24 July 2011 | International Solidarity Movement, Gaza
On Saturday the ISM crew for CPS Gaza rode out on the trawler that rescued us during the second attack on the Oliva on Thursday, July 14th. As I mentioned before, the Oliva project is currently on an indefinite hiatus. Nils, Joe and I went to the port at 7:10 am and we rode out to sea around 7:30. There were 3 adult Palestinian men on the boat and two young boys. Joe, Nils and I sat on the deck of the ship’s bow and the captain and other passengers stayed in the middle and back of the vessel. Around the 2 to 2.5 mile point we spotted the Israelis coming towards us from the north. When they were still about a mile’s distance from us I called them over the radio and said that we were “Unarmed international observers on board, 2 United States citizens and one Swedish citizen.” I repeated this a number of times but they continued to approach us at a high speed. Joe and I were on the bow of the boat when we noticed that the Israeli Navy was now about 100 meters from us and had fired 2 shots into the water. We retreated to the center of the boat where the steering cabin is and I repeated again over the radio that we were “unarmed international observers.” This did nothing to sway their actions and they fired live rounds both in the water and directly at the boat for around 15 or 20 minutes. Joe returned to the front of the boat and tried speaking to them over the megaphone, repeating the fact that we were internationals and that the boat had no hostile or military intentions and the captain and his crew were just going to fish. By this point the trawler had reached the 3-mile limit. The captain desperately wanted to go further out to 4 or 5 miles because the 3-mile area is completely overfished and he said “it’s better to return home than to even bother fishing here.” While the shooting was still taking place, we decided to have Nils speak to them over the radio so they could hear someone with a Swedish accent. We were holding out desperate hope that our status as internationals would save the boat and allow the men to fish. At one point the gunboat retreated slightly—only to double-back and continue harassing us. Nils repeatedly said over the radio, “Israel, why do you do this? We are peaceful people, we mean you no harm.” After at least 30 minutes of creating turbulence and shooting live rounds at us the boat retreated again, this time for good. I jumped back on the radio and told them to “let us go, we are not hostile and the captain only wants to fish.” The Israelis responded and claimed that we were past 3 miles and were somewhere between 4 and 5 miles out to sea and insisted that I tell the captain to go back to the 3 mile mark. The captain said that we were basically 3 miles, then he corrected that we were 3 miles and about 700 meters. He asked me to tell them that he wouldn’t go past this point and only wanted one hour to fish here because there wouldn’t be any fish within the 3-mile limit. He said they need to fish for food for Ramadan and there would be no food if we were to move further in to shore. I said this to them in English several times awaiting a response since it had only been a few minutes since they had communicated with us directly. After this the captain and his friend took the radio and begged them in a broken mixture of Arabic and Hebrew to let the boat stay where it was for one hour—just to fish—just to get food for Ramadan. It was heartbreaking to watch. It’s perverse that the Palestinians should have to beg for this right from an illegitimate occupying force. Although it seemed that the Israelis weren’t concerned with the status of the international passengers as they were shooting at us, I have to assume that it would have only been worse had we not been on board. The captain seemed used to this procedure and was firm in his decision to stay at sea to fish—in the face of Israeli violence. After about 10 minutes had passed and the captain was still on the radio begging to be allowed a few extra hundred meters for just one hour, the gunboat left and another warship equipped with the water canon took its place. The intensity of the water pressure seemed stronger than ever and the hit the boat for 20 or 30 minutes before we were able to get away. Unfortunately at this point the captain saw no use in staying out there and brought the ship back to the port. While we were riding back I leaned over the edge of the bow and saw the new bullet holes from the day’s attacks.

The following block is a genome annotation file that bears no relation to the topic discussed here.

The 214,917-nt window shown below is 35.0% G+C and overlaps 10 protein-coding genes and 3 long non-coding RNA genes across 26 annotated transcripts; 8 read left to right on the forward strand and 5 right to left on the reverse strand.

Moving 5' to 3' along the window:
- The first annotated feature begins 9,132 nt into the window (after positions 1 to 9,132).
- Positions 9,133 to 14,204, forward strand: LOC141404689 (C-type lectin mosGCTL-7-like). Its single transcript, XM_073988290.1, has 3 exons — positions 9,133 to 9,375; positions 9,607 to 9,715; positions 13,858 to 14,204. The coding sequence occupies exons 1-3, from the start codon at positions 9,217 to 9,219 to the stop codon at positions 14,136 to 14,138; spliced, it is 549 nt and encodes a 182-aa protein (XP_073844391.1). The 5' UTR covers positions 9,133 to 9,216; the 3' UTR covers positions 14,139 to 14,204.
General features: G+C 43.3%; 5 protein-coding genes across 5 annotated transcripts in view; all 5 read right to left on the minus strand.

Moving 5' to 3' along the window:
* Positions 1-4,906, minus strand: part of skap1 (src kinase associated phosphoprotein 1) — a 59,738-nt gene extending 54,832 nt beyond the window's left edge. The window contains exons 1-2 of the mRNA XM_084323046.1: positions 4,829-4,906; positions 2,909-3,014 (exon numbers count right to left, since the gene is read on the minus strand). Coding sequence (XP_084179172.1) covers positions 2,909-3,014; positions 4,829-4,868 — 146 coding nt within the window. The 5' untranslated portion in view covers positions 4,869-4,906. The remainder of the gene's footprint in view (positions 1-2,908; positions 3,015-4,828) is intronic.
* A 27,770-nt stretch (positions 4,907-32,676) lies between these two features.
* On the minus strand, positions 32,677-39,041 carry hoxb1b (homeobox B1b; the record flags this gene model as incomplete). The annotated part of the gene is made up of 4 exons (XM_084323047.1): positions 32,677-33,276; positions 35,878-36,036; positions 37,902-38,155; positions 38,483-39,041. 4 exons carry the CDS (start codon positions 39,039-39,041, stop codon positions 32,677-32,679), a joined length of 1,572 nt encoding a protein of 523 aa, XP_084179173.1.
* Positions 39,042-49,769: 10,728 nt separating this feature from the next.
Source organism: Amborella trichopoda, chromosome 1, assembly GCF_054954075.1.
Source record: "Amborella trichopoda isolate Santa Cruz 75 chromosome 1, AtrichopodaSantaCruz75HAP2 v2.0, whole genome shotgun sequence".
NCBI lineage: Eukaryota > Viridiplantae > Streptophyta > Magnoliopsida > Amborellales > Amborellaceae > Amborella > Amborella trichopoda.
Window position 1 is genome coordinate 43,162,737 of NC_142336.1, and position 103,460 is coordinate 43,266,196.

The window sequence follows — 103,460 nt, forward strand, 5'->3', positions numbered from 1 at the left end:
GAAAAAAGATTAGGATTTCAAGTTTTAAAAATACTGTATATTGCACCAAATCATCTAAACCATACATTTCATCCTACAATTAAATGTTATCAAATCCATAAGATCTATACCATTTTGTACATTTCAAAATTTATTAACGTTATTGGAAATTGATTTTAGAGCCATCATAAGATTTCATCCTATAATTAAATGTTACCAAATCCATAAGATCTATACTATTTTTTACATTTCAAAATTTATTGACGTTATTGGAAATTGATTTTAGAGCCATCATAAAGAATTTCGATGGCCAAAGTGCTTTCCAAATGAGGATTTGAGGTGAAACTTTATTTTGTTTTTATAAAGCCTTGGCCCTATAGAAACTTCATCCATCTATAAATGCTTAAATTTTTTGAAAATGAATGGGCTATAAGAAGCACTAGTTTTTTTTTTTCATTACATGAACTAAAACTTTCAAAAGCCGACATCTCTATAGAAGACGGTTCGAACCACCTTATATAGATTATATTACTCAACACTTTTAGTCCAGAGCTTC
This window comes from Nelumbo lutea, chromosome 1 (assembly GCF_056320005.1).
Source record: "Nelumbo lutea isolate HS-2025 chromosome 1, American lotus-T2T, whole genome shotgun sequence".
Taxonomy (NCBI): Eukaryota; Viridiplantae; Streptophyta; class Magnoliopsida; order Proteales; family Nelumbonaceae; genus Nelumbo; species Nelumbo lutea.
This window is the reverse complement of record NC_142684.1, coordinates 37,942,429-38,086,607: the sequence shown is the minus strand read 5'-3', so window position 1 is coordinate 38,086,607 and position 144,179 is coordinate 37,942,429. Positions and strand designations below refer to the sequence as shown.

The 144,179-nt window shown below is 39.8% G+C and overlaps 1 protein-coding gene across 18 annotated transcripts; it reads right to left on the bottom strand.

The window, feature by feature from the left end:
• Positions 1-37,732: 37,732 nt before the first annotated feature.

When I went out today, one of my intentions was to observe the situation in the absence of the Oliva, and after this experience I can say two things with confidence. My first conclusion is that this harassment is a frequent, if not daily occurrence for Palestinian fishermen. The second is that Israel’s claim that the Oliva is a “constant provocateur” has not a shred of validity (not that it did before, but this confirms it) as the Israeli Navy is equally if not more violent without the Oliva and its observation crew at sea.